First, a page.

Stories this week at Wake Forest University
June 15, 2010
STUDY FINDS YOUNG MEN MORE VULNERABLE TO RELATIONSHIP UPS AND DOWNS THAN WOMEN—Contrary to popular belief, the ups and downs of romantic relationships have a greater effect on the mental health of young men than women, according to a new study by a Wake Forest sociology professor. In the study of more than 1,000 unmarried young adults between the ages of 18 and 23, Professor Robin Simon challenges the long-held assumption that women are more vulnerable to the emotional rollercoaster of relationships. Even though men sometimes try to present a tough face, unhappy romances take a greater emotional toll on men than women, Simon says. They just express their distress differently than women. Simon also found that men get greater emotional benefits from the positive aspects of an ongoing romantic relationship.
CUTTING FOREIGN LANGUAGE PROGRAMS TO BALANCE BUDGET IS BAD IDEA, SAYS EDUCATION EXPERT—As budget woes put pressure on many school systems to cut back on foreign language programs, Professor of Education Mary Lynn Redmond advocates for investing even more in foreign language education. In this globally competitive world, foreign language is an essential, not a frill, Redmond says. “It is very poor timing for foreign language to be eliminated. Children should start learning a foreign language in kindergarten and continue through high school. Learning languages helps increase listening ability, memory, creativity and critical thinking—all of which are thinking processes that increase learning in general.” Redmond is a national expert on the value of teaching foreign language in elementary grades and has been executive secretary of the National Network for Early Language Learning. She was project director of “VISION 2010: A Plan for Model Foreign Language Programs in North Carolina Public Schools.”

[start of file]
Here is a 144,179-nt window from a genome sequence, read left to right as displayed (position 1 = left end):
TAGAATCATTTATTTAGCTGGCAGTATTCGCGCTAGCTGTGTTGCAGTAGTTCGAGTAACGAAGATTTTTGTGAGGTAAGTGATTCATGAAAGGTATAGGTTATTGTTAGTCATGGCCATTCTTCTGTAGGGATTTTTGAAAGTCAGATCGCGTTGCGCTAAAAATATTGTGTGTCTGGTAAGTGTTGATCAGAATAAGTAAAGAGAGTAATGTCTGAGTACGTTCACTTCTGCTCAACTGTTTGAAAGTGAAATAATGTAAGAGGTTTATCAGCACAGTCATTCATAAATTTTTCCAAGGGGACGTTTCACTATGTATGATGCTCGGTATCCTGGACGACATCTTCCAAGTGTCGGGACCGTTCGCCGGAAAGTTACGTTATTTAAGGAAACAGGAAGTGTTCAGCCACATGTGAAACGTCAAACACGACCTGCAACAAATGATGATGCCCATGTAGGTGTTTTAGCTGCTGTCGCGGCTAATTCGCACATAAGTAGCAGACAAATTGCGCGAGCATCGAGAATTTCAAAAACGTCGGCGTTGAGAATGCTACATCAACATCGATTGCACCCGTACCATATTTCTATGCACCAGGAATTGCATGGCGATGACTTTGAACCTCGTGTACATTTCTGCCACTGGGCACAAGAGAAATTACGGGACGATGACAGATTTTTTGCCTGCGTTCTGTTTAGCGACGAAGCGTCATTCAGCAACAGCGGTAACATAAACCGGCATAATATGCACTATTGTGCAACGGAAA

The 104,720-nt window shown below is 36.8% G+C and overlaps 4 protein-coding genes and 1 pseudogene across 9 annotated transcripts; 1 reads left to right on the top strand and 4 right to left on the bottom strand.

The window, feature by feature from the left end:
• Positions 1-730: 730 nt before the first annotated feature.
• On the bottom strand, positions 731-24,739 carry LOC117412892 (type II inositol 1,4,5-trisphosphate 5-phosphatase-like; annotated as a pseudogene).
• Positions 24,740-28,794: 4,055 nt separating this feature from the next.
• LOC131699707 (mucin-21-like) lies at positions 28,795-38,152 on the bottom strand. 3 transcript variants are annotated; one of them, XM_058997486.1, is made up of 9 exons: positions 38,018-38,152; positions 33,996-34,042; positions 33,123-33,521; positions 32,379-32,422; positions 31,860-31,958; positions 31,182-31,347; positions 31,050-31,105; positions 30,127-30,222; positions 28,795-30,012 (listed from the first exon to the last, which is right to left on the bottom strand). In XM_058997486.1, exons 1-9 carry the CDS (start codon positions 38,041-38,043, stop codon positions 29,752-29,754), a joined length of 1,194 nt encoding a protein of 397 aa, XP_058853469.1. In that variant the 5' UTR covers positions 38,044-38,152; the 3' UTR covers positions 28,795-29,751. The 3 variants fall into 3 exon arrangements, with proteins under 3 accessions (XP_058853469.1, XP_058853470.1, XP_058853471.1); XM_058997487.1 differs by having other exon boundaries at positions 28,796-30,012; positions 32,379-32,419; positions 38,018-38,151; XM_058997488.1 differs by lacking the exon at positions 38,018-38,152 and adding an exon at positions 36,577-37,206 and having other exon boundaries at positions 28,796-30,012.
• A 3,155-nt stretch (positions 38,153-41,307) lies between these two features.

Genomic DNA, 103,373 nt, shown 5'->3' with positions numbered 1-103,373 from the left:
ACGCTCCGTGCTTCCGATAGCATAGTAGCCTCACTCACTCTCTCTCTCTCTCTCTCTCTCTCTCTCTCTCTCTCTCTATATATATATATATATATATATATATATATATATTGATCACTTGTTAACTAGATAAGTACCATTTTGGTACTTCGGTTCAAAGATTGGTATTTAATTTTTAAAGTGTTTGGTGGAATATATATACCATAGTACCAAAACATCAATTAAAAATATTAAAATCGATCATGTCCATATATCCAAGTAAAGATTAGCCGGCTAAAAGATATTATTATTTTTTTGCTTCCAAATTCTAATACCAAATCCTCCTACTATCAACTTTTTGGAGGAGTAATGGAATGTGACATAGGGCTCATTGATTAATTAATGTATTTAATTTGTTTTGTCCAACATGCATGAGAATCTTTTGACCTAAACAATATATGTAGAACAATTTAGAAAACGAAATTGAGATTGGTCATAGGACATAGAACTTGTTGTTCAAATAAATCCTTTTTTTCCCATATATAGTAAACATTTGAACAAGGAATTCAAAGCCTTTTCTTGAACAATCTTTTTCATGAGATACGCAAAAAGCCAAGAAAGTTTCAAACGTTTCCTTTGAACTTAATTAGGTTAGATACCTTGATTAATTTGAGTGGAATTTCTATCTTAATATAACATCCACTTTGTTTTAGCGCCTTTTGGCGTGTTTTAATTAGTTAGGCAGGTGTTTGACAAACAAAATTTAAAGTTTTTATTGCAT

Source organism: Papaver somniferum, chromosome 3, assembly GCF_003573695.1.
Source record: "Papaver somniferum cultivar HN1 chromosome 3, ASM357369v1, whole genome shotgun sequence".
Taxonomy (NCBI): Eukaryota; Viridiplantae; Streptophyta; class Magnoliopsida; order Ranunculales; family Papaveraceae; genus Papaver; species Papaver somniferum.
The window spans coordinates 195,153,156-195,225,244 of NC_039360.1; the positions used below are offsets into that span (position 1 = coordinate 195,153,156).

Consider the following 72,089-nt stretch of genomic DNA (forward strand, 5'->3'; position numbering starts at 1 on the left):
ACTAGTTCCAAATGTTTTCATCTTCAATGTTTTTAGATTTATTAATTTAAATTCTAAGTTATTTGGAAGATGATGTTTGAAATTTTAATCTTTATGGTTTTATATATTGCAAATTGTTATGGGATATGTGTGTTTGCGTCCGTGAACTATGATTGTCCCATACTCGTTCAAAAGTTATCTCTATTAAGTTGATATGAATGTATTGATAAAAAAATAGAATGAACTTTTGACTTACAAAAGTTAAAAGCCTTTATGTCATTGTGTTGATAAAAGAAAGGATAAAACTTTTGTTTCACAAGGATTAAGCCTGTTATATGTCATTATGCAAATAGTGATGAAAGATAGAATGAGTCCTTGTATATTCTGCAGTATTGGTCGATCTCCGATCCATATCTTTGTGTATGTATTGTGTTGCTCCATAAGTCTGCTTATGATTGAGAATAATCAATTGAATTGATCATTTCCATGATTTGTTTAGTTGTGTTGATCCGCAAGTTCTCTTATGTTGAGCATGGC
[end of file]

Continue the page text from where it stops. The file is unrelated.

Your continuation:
‘MENTORS IN MOVIES: ‘KARATE KID’ IS LATEST EXAMPLE OF HOLLYWOOD GENRE—Karate Kid, which opened this weekend, is not only a remake of the 1984 original, but also another example of the mentor/teacher theme, a prominent theme in popular films, says professor of communication and author Mary Dalton. She was recently quoted in USA Today. “It doesn't get a whole lot of attention, but teachers and mentors play a large part in Hollywood history,” says Dalton, author of The Hollywood Curriculum: Teachers in the Movies. “They've reflected our own views over the years,” she says. “Some for the good, some not so good. And it’s evolved. It’s a serious genre.” She says the themes of “mentor movies” have shifted over time, as movies such as Precious portray a more accurate dynamic between tutors and their charges.
INTERNSHIPS TAKE ON NEW MEANING FOR GRADUATES AND CORPORATIONS—With recent college graduates facing one of the toughest job markets in years, internships are becoming one of the keys to getting hired. In many cases, universities are building endowments and offering stipends to fund students’ salaries, said Patrick Sullivan, associate director of experiential education at Wake Forest. This year, Wake Forest is giving $3,000 stipends to 51 students who have landed internships in entrepreneurial companies or nonprofits. Some of the internships are with local organizations such as SimpliFi, a local start up financial services company, and the Arts Council of Winston-Salem and Forsyth County. Others are working on various projects around the world such as building an organization to help transfer school furnishings to schools in need, creating a nonprofit to provide grants to students with disabilities, and working on microfinance projects in South Africa. The internships are funded through the Russell D. and Elfriede Hobbs Endowment Fund and the Chambers Family Endowment for Entrepreneurship.
Ellen Sterner Sedeno